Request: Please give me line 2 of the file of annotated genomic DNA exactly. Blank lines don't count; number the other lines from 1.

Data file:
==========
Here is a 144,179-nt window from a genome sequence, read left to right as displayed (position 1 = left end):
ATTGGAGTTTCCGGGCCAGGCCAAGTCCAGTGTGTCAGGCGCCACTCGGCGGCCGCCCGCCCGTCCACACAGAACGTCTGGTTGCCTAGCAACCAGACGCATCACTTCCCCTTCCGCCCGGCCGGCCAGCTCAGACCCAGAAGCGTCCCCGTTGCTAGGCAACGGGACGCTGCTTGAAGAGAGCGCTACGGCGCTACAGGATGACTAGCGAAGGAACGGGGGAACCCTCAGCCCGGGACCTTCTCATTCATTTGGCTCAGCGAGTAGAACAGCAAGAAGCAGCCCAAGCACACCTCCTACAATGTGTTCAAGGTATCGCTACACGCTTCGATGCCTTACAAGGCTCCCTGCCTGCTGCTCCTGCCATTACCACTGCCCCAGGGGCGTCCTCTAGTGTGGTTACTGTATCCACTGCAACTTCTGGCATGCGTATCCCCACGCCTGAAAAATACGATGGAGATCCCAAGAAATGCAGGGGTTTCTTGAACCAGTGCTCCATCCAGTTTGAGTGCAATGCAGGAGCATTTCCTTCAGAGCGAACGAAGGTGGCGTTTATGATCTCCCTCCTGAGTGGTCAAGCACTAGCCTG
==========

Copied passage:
ATTGGAGTTTCCGGGCCAGGCCAAGTCCAGTGTGTCAGGCGCCACTCGGCGGCCGCCCGCCCGTCCACACAGAACGTCTGGTTGCCTAGCAACCAGACGCATCACTTCCCCTTCCGCCCGGCCGGCCAGCTCAGACCCAGAAGCGTCCCCGTTGCTAGGCAACGGGACGCTGCTTGAAGAGAGCGCTACGGCGCTACAGGATGACTAGCGAAGGAACGGGGGAACCCTCAGCCCGGGACCTTCTCATTCATTTGGCTCAGCGAGTAGAACAGCAAGAAGCAGCCCAAGCACACCTCCTACAATGTGTTCAAGGTATCGCTACACGCTTCGATGCCTTACAAGGCTCCCTGCCTGCTGCTCCTGCCATTACCACTGCCCCAGGGGCGTCCTCTAGTGTGGTTACTGTATCCACTGCAACTTCTGGCATGCGTATCCCCACGCCTGAAAAATACGATGGAGATCCCAAGAAATGCAGGGGTTTCTTGAACCAGTGCTCCATCCAGTTTGAGTGCAATGCAGGAGCATTTCCTTCAGAGCGAACGAAGGTGGCGTTTATGATCTCCCTCCTGAGTGGTCAAGCACTAGCCTG